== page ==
Cannabis Control Commission Continues Policy Discussions on Draft Regulations
Policies discussion informed by nearly 500 public comments provided to the commission as part of the regulation writing process
BOSTON, MA – The Cannabis Control Commission conducted its second day of policy discussions that will amend 935 CMR 500.00, the draft regulations for licensing and implementation of the adult use cannabis industry in Massachusetts.
The decisions made today will be incorporated into a working document that will be subject to a final vote of the Commission, expected to occur next week, before formally promulgating the final regulations prior to the statutory deadline of March 15, 2018.
The policy changes or additions determined include:
Craft Marijuana Cultivator Cooperatives:
Agreed that Craft Marijuana Cultivator Cooperatives must:
- Be a Cooperative Corporation under Massachusetts General Law, in addition to a Limited Liability Corporation and Limited Liability Partnership;
- In order to ensure participation by farmers, that one member will have filed a Schedule F tax income form within the past five years;
- Operate consistently with the Seven Cooperative Principles established by the International Cooperative Alliance in 1995; and
- Be subject to an incremental fee to cover associated inspectional costs, if they are going to incorporate more than six locations.
- In order to prevent overproduction, agreed the Commission will reduce a licensee’s permitted cultivation level by one tier if it is unable to sell 85 percent of their inventory over a six-month period.
- Agreed to clarify in regulation that cultivators are permitted to sell seeds and clones to other marijuana establishments and retailers may sell seeds and clones to consumers.
- Agreed to permit a waiver process for licensees that seek to utilize alternate safeguards instead of 24-hour video surveillance, as required by the draft regulations.
- The Commission will ask local law enforcement to review the waiver or alternate safeguard proposed. Law enforcement will be asked to either sign off or provide a statement of reasons if they are unable or unwilling to sign off.
- Once the Commission receives the response, or 30 days has passed with no response, it will move ahead with consideration of the request for a waiver or alternate safeguard, and has the discretion to approve or deny the request.
- Agreed to require Registered Marijuana Dispensaries that apply for a Marijuana Establishment license to maintain either an adequate medical supply for patients that equates to 35 percent of inventory, or a supply with adequate distribution representative of the average, actual sales over the prior six months.
Licensing and Application Requirements
- Agreed to require licensees to disclose, as part of the licensing application, a list of past or present businesses operating in other jurisdictions and/or states.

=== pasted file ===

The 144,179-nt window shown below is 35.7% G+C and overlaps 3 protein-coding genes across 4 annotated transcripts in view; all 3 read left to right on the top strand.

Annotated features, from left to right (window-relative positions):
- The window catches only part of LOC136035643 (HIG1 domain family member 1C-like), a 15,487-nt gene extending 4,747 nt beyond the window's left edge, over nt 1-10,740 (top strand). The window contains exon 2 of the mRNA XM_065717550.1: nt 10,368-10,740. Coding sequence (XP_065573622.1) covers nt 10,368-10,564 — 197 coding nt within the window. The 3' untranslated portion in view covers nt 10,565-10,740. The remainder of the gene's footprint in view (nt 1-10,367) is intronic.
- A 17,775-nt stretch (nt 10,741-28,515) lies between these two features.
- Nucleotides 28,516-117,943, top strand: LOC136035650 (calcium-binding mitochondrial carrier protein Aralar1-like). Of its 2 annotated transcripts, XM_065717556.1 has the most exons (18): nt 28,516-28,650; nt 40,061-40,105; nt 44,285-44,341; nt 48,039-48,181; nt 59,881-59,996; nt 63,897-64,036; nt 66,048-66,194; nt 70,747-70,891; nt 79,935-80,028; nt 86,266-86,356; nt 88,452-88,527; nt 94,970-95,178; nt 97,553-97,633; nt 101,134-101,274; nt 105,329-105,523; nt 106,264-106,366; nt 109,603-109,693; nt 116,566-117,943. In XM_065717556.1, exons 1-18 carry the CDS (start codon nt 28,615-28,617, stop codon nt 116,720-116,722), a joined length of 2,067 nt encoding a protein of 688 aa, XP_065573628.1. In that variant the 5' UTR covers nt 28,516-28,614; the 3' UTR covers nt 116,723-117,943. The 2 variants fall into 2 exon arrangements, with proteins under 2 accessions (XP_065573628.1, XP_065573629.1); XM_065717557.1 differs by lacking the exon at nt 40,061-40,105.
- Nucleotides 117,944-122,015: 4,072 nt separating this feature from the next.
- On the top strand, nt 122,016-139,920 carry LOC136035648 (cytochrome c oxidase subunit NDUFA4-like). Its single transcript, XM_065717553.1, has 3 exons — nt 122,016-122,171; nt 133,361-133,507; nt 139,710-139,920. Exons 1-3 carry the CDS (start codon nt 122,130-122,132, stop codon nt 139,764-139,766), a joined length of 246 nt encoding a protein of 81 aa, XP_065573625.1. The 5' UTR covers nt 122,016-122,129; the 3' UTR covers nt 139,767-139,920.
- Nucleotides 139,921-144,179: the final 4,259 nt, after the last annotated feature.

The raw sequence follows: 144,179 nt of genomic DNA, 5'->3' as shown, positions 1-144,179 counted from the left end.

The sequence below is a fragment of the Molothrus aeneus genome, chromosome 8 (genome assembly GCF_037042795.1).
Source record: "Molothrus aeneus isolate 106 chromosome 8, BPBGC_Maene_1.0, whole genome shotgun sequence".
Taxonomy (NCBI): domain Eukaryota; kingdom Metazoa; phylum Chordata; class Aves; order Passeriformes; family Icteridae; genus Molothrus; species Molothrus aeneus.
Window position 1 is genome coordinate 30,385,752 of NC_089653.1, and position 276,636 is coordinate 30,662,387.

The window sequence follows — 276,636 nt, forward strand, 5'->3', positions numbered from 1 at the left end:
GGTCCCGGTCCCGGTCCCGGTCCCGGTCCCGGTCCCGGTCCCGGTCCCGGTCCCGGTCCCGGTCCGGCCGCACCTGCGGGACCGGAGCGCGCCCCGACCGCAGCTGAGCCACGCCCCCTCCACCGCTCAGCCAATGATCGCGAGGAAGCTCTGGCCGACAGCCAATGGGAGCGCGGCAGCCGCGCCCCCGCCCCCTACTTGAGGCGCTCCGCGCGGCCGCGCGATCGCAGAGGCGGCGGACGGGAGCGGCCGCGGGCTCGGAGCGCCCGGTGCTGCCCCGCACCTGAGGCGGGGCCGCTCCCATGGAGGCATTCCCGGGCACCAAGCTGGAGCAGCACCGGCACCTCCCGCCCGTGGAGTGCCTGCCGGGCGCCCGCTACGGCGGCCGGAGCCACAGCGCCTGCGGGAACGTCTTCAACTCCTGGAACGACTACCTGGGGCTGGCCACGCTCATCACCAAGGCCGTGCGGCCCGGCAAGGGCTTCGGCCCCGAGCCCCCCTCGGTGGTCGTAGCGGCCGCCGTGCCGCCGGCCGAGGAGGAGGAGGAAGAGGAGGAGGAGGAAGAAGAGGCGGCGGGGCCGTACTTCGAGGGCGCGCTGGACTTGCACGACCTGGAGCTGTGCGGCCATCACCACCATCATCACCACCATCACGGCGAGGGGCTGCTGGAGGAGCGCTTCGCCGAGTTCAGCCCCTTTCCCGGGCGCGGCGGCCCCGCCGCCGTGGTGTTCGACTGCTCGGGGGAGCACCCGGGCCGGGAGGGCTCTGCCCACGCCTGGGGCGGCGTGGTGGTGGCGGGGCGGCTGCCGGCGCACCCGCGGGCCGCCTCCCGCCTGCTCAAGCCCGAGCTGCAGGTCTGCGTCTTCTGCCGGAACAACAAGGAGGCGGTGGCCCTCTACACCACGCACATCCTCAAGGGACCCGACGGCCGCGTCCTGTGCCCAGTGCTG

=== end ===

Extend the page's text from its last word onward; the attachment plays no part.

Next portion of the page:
- Agreed to add a conflict of interest disclosure detailing any ownership interests of individuals who are included on the license application with any other marijuana establishment.
- Where labeling the marijuana package or product is impractical, agreed to permit more flexible labeling such as an insert attached to a bag containing the marijuana or marijuana products purchased.
- Agreed to streamline labels and add a required warning stating, “The impairment effects of edible products may be delayed by two hours or more.”
Marketing and Advertising
- Agreed to add language, “In case of accidental ingestion, contact the poison control hotline 1-800-222-1222 or 9-1-1,” to warnings required on Marijuana Establishments’ marketing, advertising and branding.
- Agreed to adopt sanitary requirements for transporting products that are time sensitive or not shelf-stable (e.g. controls for storing products that require refrigeration).
- Agreed to permit alternate safeguards for separate locked compartments when transporting for multiple establishments.
- Agreed to permit licensees to utilize leased vehicles in addition to owned vehicles.
- Agreed to incorporate waste disposal standards recommended by the Department of Environmental Protection.
- Agreed that the Commission will not require virtual separation until the point of sale.
Retail Sanitary Code
- Agreed to adopt relevant aspects of the retail sanitary code for edibles and other relevant marijuana products.
- Agreed to make educational materials available to consumers in commonly used languages spoken in Massachusetts and for the hearing and visually impaired;
- Agreed to require retailers to provide consumers with information on the penalties for violation of the law in addition to the educational materials required in the regulations.
- Agreed to offer further guidance on host community agreement and require licensees, upon license renewal, to report all financial implications to the municipality as a result of the host community agreement entered into by the municipality and the licensee.
- Agreed to clarify buffer zones by adopting statutory language from M.G.L. c.94G in place of the regulatory language, and add a point of measure:
- The 500-foot distance shall be measured in a straight line from the nearest point of the property line of the relevant school (preexisting public or private schools providing education at kindergarten level or grades 1-12), to the nearest point of the property line of the proposed cannabis establishment.
The Cannabis Control Commission will convene again tomorrow, Wednesday, February 28, starting at 10 a.m. in Massachusetts State House Room B-1, Boston, MA.
Subscribe for updates from the Cannabis Control Commission.